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Paid more than perm staff nurses?

Travel   (6,868 Views 41 Comments)
by redshott redshott (Member)

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quick question about travel nursing...i've met a few and am a current student (debating between nursing and RAD tech) and i heard that as a travel nurse, you get paid more than perm staff nurses? is that correct? i heard that was true in one place and am not sure if it's just because of the area there or if that's a standard across the US...thanks! ~amanda

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oMerMero specializes in ICU.

296 Posts; 3,817 Profile Views

Yes, travel nurses generally do get paid more than staff nurses. Travel nurses work through an agency rather than being an employee of the hospital. Travel nurses are used by hospitals to fill a staffing shortage.

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JRapha'sRN specializes in med/surg, rural, ER.

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As a traveler my take home pay was always similar or a bit more than the perm staff's pay, however I also got housing and travel expenses. The biggest perk for me was the ability to go to work and go home--no meetings or politics!

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caroladybelle is a BSN, RN and specializes in Oncology/Haemetology/HIV.

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Yes, travel nurses generally do get paid more than staff nurses. Travel nurses work through an agency rather than being an employee of the hospital. Travel nurses are used by hospitals to fill a staffing shortage.[/quote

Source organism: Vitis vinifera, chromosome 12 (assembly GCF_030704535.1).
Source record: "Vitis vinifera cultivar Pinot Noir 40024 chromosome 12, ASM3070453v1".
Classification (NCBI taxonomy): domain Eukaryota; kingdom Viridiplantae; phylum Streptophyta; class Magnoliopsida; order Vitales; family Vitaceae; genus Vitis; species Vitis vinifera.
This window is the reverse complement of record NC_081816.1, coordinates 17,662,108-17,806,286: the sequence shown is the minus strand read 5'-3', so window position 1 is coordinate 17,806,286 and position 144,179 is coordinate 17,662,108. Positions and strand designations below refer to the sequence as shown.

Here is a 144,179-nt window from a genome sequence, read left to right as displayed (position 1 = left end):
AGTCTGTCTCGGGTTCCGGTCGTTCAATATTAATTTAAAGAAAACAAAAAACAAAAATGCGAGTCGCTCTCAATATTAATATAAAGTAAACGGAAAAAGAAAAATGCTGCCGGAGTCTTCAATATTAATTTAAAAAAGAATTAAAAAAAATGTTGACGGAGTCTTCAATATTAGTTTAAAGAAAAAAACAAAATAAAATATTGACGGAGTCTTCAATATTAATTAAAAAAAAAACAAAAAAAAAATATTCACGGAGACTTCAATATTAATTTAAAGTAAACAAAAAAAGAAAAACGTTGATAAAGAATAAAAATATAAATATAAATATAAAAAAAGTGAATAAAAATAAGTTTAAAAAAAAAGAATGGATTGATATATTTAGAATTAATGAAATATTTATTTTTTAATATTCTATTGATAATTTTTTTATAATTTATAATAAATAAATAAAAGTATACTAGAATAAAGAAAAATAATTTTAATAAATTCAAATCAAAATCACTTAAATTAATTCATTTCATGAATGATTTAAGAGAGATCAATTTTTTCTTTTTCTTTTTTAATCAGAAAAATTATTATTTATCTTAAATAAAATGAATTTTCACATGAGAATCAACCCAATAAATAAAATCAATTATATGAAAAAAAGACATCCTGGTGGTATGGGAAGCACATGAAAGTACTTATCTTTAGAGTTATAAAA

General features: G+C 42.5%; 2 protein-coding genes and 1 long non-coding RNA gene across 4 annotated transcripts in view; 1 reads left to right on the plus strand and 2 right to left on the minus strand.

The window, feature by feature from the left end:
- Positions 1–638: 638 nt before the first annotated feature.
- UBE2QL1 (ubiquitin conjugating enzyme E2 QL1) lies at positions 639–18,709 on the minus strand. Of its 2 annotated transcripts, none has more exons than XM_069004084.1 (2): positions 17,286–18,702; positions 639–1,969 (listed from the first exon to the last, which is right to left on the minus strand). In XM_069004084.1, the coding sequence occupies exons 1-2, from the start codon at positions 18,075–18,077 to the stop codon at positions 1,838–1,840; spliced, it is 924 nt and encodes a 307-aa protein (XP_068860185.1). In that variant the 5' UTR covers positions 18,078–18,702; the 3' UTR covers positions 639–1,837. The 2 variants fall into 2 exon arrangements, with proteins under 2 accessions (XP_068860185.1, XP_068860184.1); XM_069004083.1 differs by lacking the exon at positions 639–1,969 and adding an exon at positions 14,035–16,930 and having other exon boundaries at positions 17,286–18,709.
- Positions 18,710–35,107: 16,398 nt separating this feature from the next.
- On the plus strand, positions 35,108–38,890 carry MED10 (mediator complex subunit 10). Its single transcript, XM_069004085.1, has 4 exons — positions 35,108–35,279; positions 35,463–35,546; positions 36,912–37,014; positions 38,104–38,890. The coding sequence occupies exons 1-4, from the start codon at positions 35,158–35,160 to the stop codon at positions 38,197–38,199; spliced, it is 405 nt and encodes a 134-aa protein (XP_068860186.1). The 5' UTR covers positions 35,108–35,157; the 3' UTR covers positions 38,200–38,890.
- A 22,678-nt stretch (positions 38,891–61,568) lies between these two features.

As someone that has been in nursing "a long while", the pay is about the same or maybe a little more.

However, there is usually no PTO time. So it gives and takes.

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166 Posts; 3,289 Profile Views

As someone that has been in nursing "a long while", the pay is about the same or maybe a little more.

However, there is usually no PTO time. So it gives and takes.

I would have to disagree with you. In most locations throughout the country a travel nurse is compensated more so than a staff nurse. In places that have unions like maybe CA a staff nurse might have a comparable salary.

For instance, I am from a small town in the midwest. The going rate for an RN is between $17-20 per hour:o, but a travel nurse can make $50 an hour as an all inclusive rate. I also think that if you looked into it, many travel companies now offer PTO that accumulates and can be cashed in.

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caroladybelle is a BSN, RN and specializes in Oncology/Haemetology/HIV.

5,486 Posts; 29,453 Profile Views

I would have to disagree with you. In most locations throughout the country a travel nurse is compensated more so than a staff nurse. In places that have unions like maybe CA a staff nurse might have a comparable salary.

For instance, I am from a small town in the midwest. The going rate for an RN is between $17-20 per hour:o, but a travel nurse can make $50 an hour as an all inclusive rate. I also think that if you looked into it, many travel companies now offer PTO that accumulates and can be cashed in.